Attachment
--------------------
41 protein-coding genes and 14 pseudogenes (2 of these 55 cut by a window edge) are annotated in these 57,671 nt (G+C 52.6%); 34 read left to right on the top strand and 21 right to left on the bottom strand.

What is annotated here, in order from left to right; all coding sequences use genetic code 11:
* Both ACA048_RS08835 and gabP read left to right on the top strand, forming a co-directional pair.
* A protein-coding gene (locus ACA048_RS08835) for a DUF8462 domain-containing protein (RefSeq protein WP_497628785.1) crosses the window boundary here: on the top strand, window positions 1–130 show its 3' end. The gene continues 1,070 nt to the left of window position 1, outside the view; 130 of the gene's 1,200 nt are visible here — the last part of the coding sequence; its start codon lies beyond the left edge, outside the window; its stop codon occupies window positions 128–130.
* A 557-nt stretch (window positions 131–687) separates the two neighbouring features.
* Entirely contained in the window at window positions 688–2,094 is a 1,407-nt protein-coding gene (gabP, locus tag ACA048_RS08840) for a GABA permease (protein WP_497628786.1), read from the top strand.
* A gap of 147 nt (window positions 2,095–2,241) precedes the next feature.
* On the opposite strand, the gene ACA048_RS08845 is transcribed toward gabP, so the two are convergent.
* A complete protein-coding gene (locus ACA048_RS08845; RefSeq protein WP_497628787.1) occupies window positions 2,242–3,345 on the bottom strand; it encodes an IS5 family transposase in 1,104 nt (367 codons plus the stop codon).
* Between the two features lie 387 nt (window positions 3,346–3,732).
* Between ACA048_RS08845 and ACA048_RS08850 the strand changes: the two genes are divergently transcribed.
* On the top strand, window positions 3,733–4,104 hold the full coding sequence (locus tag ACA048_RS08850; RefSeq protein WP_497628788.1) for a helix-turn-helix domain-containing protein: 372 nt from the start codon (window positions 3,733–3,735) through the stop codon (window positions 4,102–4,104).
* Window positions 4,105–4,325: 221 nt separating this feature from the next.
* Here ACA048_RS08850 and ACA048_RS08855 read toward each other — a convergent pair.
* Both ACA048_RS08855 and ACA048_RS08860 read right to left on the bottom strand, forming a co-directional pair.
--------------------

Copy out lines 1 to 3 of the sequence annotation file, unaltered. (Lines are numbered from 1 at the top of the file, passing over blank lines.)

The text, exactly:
41 protein-coding genes and 14 pseudogenes (2 of these 55 cut by a window edge) are annotated in these 57,671 nt (G+C 52.6%); 34 read left to right on the top strand and 21 right to left on the bottom strand.

What is annotated here, in order from left to right; all coding sequences use genetic code 11:
* Both ACA048_RS08835 and gabP read left to right on the top strand, forming a co-directional pair.